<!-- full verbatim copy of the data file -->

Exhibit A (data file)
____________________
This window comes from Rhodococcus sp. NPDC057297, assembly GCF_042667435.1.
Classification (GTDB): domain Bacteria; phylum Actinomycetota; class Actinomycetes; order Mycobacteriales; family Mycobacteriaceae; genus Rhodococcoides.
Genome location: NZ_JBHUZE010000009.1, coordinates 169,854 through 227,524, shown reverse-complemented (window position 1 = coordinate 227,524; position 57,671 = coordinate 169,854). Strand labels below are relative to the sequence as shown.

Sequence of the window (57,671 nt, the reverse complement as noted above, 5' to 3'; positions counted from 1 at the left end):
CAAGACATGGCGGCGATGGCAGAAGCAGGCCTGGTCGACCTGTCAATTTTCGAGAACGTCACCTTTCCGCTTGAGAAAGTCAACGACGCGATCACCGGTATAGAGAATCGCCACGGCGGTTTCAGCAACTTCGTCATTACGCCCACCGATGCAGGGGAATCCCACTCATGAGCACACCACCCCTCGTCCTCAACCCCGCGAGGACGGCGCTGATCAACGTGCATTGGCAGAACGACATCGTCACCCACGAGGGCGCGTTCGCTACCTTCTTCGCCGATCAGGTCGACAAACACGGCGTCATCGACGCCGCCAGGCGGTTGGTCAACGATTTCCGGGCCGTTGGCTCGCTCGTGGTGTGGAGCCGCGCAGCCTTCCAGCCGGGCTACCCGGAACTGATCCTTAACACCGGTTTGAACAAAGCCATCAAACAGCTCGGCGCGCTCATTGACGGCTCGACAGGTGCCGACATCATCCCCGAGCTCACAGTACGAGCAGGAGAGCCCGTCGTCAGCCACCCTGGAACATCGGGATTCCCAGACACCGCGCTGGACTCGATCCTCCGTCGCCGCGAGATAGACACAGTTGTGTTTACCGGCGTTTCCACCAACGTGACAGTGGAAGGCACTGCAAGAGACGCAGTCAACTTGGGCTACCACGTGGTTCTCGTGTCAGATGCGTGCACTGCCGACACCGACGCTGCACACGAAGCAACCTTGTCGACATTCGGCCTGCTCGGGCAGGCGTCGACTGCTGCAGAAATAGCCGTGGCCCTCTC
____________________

This window comes from Rhodococcus sp. NPDC057297, assembly GCF_042667435.1.
Classification (GTDB): domain Bacteria; phylum Actinomycetota; class Actinomycetes; order Mycobacteriales; family Mycobacteriaceae; genus Rhodococcoides.
Genome location: NZ_JBHUZE010000009.1, coordinates 169,854 through 227,524, shown reverse-complemented (window position 1 = coordinate 227,524; position 57,671 = coordinate 169,854). Strand labels below are relative to the sequence as shown.

Sequence of the window (57,671 nt, the reverse complement as noted above, 5' to 3'; positions counted from 1 at the left end):
CAAGACATGGCGGCGATGGCAGAAGCAGGCCTGGTCGACCTGTCAATTTTCGAGAACGTCACCTTTCCGCTTGAGAAAGTCAACGACGCGATCACCGGTATAGAGAATCGCCACGGCGGTTTCAGCAACTTCGTCATTACGCCCACCGATGCAGGGGAATCCCACTCATGAGCACACCACCCCTCGTCCTCAACCCCGCGAGGACGGCGCTGATCAACGTGCATTGGCAGAACGACATCGTCACCCACGAGGGCGCGTTCGCTACCTTCTTCGCCGATCAGGTCGACAAACACGGCGTCATCGACGCCGCCAGGCGGTTGGTCAACGATTTCCGGGCCGTTGGCTCGCTCGTGGTGTGGAGCCGCGCAGCCTTCCAGCCGGGCTACCCGGAACTGATCCTTAACACCGGTTTGAACAAAGCCATCAAACAGCTCGGCGCGCTCATTGACGGCTCGACAGGTGCCGACATCATCCCCGAGCTCACAGTACGAGCAGGAGAGCCCGTCGTCAGCCACCCTGGAACATCGGGATTCCCAGACACCGCGCTGGACTCGATCCTCCGTCGCCGCGAGATAGACACAGTTGTGTTTACCGGCGTTTCCACCAACGTGACAGTGGAAGGCACTGCAAGAGACGCAGTCAACTTGGGCTACCACGTGGTTCTCGTGTCAGATGCGTGCACTGCCGACACCGACGCTGCACACGAAGCAACCTTGTCGACATTCGGCCTGCTCGGGCAGGCGTCGACTGCTGCAGAAATAGCCGTGGCCCTCTC